LASP scientists Robert Ergun and Richard Eastes have been recognized by NASA for their enduring contributions to their respective fields in recent ceremonies at the agency’s Goddard Spaceflight Center in Greenbelt, Maryland.
Ergun, also a professor in the CU Boulder Astrophysical and Planetary Sciences Department, was awarded the NASA Distinguished Public Service Medal for designing and building innovative electric field instruments for many NASA flight missions, including the MAVEN Mars mission and the Parker Solar Probe, currently making record-breaking close-in orbits of the Sun. The Distinguished Public Service Medal is NASA’s highest form of recognition awarded to a non-government individual whose service, ability, or vision has personally contributed to NASA’s advancement of the U.S.’s interests.
Eastes, who currently serves as the principal investigator for the LASP-built GOLD instrument, was recognized with the NASA Exceptional Public Service Medal for his work on GOLD and a career devoted to better understanding the complex dynamics of the Earth’s near-space boundary. The Exceptional Public Service Medal is awarded to a non-government individual for sustained performance that embodies multiple contributions on NASA projects, programs, or initiatives.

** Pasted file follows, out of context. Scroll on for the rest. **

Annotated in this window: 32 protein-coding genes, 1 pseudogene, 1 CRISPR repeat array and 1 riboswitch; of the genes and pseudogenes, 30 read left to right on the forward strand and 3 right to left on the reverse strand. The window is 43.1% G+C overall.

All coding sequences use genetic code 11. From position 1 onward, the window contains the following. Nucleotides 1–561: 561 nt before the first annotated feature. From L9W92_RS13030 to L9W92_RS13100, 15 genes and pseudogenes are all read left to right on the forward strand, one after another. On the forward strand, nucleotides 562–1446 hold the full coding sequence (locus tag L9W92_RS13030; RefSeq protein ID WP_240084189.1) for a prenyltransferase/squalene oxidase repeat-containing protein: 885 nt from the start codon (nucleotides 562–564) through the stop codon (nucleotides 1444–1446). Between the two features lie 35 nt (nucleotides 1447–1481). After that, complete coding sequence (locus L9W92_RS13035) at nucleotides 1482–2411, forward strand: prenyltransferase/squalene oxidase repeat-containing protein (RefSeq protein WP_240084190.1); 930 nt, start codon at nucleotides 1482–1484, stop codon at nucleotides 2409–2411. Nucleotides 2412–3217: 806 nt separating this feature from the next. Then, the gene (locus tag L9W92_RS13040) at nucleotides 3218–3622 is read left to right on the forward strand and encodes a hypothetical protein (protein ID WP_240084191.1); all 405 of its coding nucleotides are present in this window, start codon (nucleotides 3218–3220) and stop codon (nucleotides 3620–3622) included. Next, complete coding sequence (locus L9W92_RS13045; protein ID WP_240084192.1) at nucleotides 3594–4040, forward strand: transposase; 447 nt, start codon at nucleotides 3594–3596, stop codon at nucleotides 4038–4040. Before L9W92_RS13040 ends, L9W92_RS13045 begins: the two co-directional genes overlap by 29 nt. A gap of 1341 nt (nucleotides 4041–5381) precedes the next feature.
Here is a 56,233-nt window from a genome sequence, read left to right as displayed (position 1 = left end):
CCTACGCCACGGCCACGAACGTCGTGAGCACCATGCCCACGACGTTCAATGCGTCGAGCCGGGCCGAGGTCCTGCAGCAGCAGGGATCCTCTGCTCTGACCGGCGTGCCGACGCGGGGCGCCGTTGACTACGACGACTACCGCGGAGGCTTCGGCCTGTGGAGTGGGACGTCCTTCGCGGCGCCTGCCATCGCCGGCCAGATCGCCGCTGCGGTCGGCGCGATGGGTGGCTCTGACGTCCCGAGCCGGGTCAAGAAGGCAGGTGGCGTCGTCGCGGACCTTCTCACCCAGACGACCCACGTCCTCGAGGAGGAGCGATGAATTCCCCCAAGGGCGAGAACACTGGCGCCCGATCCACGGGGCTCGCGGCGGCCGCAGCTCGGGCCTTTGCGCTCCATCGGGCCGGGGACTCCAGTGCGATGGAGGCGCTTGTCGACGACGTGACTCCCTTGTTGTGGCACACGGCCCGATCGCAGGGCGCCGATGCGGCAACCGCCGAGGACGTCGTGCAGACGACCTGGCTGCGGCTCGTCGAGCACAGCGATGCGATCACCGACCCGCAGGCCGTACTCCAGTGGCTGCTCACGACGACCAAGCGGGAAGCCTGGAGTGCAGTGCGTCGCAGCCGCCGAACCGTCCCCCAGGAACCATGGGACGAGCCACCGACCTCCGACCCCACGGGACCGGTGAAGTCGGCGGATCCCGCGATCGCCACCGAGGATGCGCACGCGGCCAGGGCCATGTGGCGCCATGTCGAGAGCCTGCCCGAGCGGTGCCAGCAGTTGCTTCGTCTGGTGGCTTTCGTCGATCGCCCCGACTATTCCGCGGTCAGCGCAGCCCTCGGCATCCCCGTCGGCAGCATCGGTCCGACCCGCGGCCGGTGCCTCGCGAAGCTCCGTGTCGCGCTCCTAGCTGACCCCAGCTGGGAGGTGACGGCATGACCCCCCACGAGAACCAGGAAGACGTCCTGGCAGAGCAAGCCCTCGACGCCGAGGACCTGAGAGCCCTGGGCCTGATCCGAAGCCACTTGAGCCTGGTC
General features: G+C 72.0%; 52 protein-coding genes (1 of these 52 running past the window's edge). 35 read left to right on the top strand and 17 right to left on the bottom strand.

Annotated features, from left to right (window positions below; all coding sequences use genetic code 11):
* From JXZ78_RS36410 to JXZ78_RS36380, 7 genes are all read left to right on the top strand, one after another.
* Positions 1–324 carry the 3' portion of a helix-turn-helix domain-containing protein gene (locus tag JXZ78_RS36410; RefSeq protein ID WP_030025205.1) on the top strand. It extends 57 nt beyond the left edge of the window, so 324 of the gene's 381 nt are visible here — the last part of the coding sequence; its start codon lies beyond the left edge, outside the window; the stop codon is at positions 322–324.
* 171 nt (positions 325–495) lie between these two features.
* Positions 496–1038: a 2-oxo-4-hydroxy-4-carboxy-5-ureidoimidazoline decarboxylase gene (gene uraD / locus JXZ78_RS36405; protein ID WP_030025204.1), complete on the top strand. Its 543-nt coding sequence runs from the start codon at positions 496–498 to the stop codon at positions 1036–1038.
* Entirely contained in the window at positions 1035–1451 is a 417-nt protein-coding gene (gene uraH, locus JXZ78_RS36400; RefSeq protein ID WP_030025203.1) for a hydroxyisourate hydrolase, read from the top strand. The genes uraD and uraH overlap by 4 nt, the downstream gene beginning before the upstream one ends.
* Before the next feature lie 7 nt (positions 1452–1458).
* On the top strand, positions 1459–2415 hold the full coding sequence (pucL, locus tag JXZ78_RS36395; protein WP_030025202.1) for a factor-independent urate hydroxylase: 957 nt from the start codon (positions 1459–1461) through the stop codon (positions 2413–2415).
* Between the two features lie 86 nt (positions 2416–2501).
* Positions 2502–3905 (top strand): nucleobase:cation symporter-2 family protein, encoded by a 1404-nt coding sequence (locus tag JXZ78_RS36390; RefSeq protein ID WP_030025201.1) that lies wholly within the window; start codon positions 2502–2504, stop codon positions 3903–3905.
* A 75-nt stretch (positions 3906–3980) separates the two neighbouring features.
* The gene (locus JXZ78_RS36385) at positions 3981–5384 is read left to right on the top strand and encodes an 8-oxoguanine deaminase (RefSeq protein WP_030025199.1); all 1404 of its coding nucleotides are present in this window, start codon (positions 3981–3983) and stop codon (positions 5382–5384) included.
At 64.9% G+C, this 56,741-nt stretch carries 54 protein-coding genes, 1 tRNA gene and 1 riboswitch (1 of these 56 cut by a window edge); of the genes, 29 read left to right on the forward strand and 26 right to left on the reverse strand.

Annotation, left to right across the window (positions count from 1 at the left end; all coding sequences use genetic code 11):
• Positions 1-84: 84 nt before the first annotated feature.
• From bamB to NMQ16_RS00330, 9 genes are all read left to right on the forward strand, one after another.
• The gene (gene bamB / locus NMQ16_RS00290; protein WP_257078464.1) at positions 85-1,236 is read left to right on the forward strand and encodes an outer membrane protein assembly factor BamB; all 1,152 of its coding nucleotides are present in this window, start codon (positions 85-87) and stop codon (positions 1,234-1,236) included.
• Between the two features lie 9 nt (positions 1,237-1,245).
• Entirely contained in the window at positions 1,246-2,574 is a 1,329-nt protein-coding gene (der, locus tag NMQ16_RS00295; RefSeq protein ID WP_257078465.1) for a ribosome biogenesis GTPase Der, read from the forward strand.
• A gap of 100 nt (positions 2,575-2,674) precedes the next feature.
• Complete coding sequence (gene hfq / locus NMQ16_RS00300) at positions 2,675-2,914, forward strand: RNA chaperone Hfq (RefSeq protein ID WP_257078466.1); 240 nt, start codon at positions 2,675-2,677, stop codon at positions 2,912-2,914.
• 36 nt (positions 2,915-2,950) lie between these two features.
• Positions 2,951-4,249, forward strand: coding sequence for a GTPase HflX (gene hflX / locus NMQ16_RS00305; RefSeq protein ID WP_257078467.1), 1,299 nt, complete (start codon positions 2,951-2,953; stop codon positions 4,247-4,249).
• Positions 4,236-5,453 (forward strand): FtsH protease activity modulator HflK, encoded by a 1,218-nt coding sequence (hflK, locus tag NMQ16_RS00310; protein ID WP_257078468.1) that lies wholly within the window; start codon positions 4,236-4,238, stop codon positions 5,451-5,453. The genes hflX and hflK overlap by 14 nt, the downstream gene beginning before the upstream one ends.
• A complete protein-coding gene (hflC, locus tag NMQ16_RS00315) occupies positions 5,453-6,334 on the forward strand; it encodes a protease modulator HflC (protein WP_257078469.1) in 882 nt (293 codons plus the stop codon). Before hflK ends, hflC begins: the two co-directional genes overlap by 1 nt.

The European Geosciences Union (EGU) has named LASP Director Daniel Baker as the recipient of the 2019 Hannes Alfvén Medal. The medal was established in 1997 in recognition of the scientific achievements of Hannes Alfvén and is awarded for outstanding scientific contributions towards the understanding of plasma processes in the solar system and other cosmical plasma environments.
Baker is one of 45 individuals to be recognized this year for their important contributions to and leadership in the Earth, planetary, and space sciences. Baker will receive his award during the EGU 2019 General Assembly, which will take place from April 7-12, 2019, in Vienna, Austria.
Researchers at CU Boulder will soon set their sights on the heliosphere, a massive bubble in space that surrounds our solar system and shields it from incoming radiation.
NASA’s recently announced Interstellar Mapping and Acceleration Probe (IMAP) mission, which is slated to launch in 2024, will hover close to one million miles from Earth where it will observe the outermost edges of the solar system—the limits of our Sun’s influence on space.
LASP will play a major role in the nearly $500 million mission by leading IMAP’s scientific operations and designing an instrument that will fly on the spacecraft, detecting tiny particles of dust that flow through space.